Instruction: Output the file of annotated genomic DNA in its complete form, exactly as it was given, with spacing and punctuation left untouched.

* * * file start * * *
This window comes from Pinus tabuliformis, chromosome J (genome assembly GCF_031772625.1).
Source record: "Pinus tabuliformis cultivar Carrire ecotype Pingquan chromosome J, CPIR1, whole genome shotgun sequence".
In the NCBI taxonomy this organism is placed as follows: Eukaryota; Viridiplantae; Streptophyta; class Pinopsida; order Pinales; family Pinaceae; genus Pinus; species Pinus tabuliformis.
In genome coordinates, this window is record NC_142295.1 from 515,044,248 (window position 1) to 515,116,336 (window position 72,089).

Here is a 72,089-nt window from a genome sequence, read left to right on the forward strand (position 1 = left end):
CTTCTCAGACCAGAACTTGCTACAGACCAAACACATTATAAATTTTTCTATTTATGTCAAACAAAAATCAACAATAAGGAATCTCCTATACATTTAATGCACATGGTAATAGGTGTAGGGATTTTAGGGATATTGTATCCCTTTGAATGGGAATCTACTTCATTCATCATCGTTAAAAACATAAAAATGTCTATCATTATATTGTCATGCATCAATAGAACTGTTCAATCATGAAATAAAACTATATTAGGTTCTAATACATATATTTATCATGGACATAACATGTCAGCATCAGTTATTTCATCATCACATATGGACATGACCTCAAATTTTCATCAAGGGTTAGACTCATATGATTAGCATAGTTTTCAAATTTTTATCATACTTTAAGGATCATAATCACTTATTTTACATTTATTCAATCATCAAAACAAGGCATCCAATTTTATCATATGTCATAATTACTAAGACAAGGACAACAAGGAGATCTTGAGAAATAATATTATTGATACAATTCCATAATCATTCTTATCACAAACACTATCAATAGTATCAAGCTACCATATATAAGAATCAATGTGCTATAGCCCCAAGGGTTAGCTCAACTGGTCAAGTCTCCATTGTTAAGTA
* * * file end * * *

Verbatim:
This window comes from Pinus tabuliformis, chromosome J (genome assembly GCF_031772625.1).
Source record: "Pinus tabuliformis cultivar Carrire ecotype Pingquan chromosome J, CPIR1, whole genome shotgun sequence".
In the NCBI taxonomy this organism is placed as follows: Eukaryota; Viridiplantae; Streptophyta; class Pinopsida; order Pinales; family Pinaceae; genus Pinus; species Pinus tabuliformis.
In genome coordinates, this window is record NC_142295.1 from 515,044,248 (window position 1) to 515,116,336 (window position 72,089).

Here is a 72,089-nt window from a genome sequence, read left to right on the forward strand (position 1 = left end):
CTTCTCAGACCAGAACTTGCTACAGACCAAACACATTATAAATTTTTCTATTTATGTCAAACAAAAATCAACAATAAGGAATCTCCTATACATTTAATGCACATGGTAATAGGTGTAGGGATTTTAGGGATATTGTATCCCTTTGAATGGGAATCTACTTCATTCATCATCGTTAAAAACATAAAAATGTCTATCATTATATTGTCATGCATCAATAGAACTGTTCAATCATGAAATAAAACTATATTAGGTTCTAATACATATATTTATCATGGACATAACATGTCAGCATCAGTTATTTCATCATCACATATGGACATGACCTCAAATTTTCATCAAGGGTTAGACTCATATGATTAGCATAGTTTTCAAATTTTTATCATACTTTAAGGATCATAATCACTTATTTTACATTTATTCAATCATCAAAACAAGGCATCCAATTTTATCATATGTCATAATTACTAAGACAAGGACAACAAGGAGATCTTGAGAAATAATATTATTGATACAATTCCATAATCATTCTTATCACAAACACTATCAATAGTATCAAGCTACCATATATAAGAATCAATGTGCTATAGCCCCAAGGGTTAGCTCAACTGGTCAAGTCTCCATTGTTAAGTA